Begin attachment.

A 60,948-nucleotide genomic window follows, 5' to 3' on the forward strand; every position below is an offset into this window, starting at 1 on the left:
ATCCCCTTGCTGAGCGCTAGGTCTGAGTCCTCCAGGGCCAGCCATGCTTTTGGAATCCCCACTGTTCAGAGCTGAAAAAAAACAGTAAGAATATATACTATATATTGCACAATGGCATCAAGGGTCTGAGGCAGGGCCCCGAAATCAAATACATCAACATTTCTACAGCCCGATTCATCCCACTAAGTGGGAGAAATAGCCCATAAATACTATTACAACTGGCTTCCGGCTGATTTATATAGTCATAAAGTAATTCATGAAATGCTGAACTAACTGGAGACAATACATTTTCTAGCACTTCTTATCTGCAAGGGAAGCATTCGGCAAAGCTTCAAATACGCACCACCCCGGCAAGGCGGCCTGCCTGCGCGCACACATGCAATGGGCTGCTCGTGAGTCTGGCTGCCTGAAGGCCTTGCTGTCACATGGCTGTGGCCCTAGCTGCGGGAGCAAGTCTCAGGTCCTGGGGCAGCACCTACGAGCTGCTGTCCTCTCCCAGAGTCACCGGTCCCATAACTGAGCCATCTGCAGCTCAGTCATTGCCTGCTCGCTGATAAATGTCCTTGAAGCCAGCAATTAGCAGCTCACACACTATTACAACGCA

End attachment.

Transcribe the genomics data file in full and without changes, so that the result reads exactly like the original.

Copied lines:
A 60,948-nucleotide genomic window follows, 5' to 3' on the forward strand; every position below is an offset into this window, starting at 1 on the left:
ATCCCCTTGCTGAGCGCTAGGTCTGAGTCCTCCAGGGCCAGCCATGCTTTTGGAATCCCCACTGTTCAGAGCTGAAAAAAAACAGTAAGAATATATACTATATATTGCACAATGGCATCAAGGGTCTGAGGCAGGGCCCCGAAATCAAATACATCAACATTTCTACAGCCCGATTCATCCCACTAAGTGGGAGAAATAGCCCATAAATACTATTACAACTGGCTTCCGGCTGATTTATATAGTCATAAAGTAATTCATGAAATGCTGAACTAACTGGAGACAATACATTTTCTAGCACTTCTTATCTGCAAGGGAAGCATTCGGCAAAGCTTCAAATACGCACCACCCCGGCAAGGCGGCCTGCCTGCGCGCACACATGCAATGGGCTGCTCGTGAGTCTGGCTGCCTGAAGGCCTTGCTGTCACATGGCTGTGGCCCTAGCTGCGGGAGCAAGTCTCAGGTCCTGGGGCAGCACCTACGAGCTGCTGTCCTCTCCCAGAGTCACCGGTCCCATAACTGAGCCATCTGCAGCTCAGTCATTGCCTGCTCGCTGATAAATGTCCTTGAAGCCAGCAATTAGCAGCTCACACACTATTACAACGCA